Towering in the distance, just off the spectacular Sea-to-Sky highway, Britannia Mine Museum’s monumental Mill 3 is hard to miss. One of 17 buildings on the site of this unique heritage site, Mill 3 was once the heartbeat of the North American copper mining industry; today, the building remains, educating the future through engaging and interactive programs and exhibits.
With over 70,000 visitors a year, the 10 acre site has two goals: teaching others about mining itself (how it was done and how it has evolved), and explaining what life was like for the miners and local community who called the area home.
In the early 1970’s, the site of the Britannia Mine was established as a National Historic Site and a B.C. Historic Landmark. The story of the mine, however, goes back all the way to 1904, when it first began operation. By 1929, the mine had grown to become the largest copper mine in the British Empire, producing 17% of the world’s copper. Aside from copper, the mill also extracted gold, silver, lead, zinc, and cadmium. Over 60,000 people from 50 different countries lived and worked in the area.
In the late 1950’s, a highway was constructed that linked the town sites with Vancouver. Previously, the site was very isolated; the only way in and out was by steamship or pack horse over the mountains. Because of this isolation, daily life revolved around the mine and company.
The first stop on our journey through the Britannia Mine Museum was the underground tour. After grabbing a hardhat, we climbed aboard a mine train and took a trip through the rocky hillside and into a small section of one of the over 200 km of tunnels that make up the mine itself. On our tour, the guide described the ins and outs of early mining. Here, miners worked in very tight and confined spaces, in almost complete darkness. Aside from explaining the processes involved in blasting, drilling, and ore removal, they even fired up some of the equipment; the noise coming from the compressed-air diamond drill was ear-splitting, but gave us all a better idea of what life would have been like in the dark tunnels.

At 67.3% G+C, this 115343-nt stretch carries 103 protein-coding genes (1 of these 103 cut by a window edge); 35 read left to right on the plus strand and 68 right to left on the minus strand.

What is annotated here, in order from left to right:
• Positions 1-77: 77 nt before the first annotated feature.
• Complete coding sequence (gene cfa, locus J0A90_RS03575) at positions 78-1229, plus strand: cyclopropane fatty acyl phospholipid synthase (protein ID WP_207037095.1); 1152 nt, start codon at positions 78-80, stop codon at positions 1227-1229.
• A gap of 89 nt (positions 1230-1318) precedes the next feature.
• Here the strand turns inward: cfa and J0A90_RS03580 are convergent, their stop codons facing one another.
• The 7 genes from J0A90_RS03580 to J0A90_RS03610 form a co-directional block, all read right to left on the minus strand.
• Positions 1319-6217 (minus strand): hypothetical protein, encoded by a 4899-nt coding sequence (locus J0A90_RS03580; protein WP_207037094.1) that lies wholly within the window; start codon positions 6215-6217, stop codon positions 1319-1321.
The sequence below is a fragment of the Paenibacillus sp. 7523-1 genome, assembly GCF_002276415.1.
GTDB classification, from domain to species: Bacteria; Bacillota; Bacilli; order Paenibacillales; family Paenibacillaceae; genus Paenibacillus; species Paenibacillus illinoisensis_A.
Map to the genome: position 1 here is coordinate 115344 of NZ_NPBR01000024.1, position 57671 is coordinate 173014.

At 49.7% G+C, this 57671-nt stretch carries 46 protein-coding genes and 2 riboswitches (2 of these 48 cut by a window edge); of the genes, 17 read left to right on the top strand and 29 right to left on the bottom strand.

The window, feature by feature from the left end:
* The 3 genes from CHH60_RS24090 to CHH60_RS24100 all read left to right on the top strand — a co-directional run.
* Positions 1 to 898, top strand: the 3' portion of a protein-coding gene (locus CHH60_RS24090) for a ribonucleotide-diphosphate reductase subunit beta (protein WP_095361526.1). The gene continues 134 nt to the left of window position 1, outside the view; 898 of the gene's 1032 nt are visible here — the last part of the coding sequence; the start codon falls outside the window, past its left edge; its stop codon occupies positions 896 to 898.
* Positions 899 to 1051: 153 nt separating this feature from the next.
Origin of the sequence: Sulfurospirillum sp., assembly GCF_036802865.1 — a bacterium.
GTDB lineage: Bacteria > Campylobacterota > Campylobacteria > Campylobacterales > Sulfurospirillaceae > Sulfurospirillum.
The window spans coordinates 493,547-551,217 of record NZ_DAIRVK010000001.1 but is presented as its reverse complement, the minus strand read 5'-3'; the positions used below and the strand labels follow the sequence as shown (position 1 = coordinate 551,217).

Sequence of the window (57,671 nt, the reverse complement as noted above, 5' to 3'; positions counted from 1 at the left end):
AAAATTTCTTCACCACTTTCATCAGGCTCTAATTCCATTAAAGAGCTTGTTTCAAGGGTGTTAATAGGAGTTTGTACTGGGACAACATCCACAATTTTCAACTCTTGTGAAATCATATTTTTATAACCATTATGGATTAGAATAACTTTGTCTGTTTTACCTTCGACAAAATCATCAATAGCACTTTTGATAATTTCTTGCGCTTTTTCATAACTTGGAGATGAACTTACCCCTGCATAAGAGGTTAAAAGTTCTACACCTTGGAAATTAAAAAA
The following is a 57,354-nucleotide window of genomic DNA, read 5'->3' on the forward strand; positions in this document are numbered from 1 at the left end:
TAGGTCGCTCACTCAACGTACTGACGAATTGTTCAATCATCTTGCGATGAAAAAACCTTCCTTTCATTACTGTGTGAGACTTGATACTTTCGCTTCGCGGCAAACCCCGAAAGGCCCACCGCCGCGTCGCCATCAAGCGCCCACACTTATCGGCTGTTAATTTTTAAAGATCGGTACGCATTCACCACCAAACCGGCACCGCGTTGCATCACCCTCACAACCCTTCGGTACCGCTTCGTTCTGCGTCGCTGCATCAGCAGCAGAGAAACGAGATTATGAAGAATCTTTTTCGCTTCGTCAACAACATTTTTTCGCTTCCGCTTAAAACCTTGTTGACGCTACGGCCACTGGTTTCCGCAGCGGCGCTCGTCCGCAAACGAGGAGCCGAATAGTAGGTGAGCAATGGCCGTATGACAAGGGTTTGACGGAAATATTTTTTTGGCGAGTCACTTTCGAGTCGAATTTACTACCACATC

After exiting the tunnel, we were taken into the iconic Mill 3. The mill itself is spectacular in scale. While huge, the 20 stories are made even more incredible when one realizes the fact that it was built in 1921, in an area that was only accessible by boat until 1956. Mill 3 is one of the last gravity-fed concentrater mills remaining in North America. Several different movies and television shows have used this building as a backdrop, including X Files, 21 Jump Street, and Scooby Doo 2.
After the tour, we spent some time checking out the different exhibits housed in different buildings around the site. Through interactive displays, the kids had the opportunity to learn more about mining, and the role it plays in our day to day lives. They loved checking out, and climbing on, all of the historic machinery.
The Gold Panning Pavilion was a trip highlight for the kiddos. They were quite excited about being able to splash around in the troughs, looking for nuggets to bring home with them.
When our time at the Britannia Mine was complete, we had a new appreciation for the mining industry, and the people who once called the area home. We highly recommend the tour to anyone looking for engaging educational experiences while visiting the Squamish area.
The Britannia Mine can be found just off of the Sea-to-Sky highway, halfway between Vancouver and Whistler.
Adult: $29, Youth 13-18: $23, Child 5-12: $18.50, Child 5 and under: Free, Family (2 adults, 3 kids): $105
-Bring a sweater if you plan on doing the underground tour, as it can be a bit chilly inside the mountain.
-The underground tour involves confined spaces and short but loud noises. There is also a point when the lights are turned off, to show how dark it really was inside the mine. If you are claustrophobic at all, or have little ones with you who you think might get frightened by the noise or darkness, you may want to skip the underground tour and check out the other exhibits instead.
-Plan on spending about 1-2 hours at the site, and possibly more, to experience everything the museum has to offer.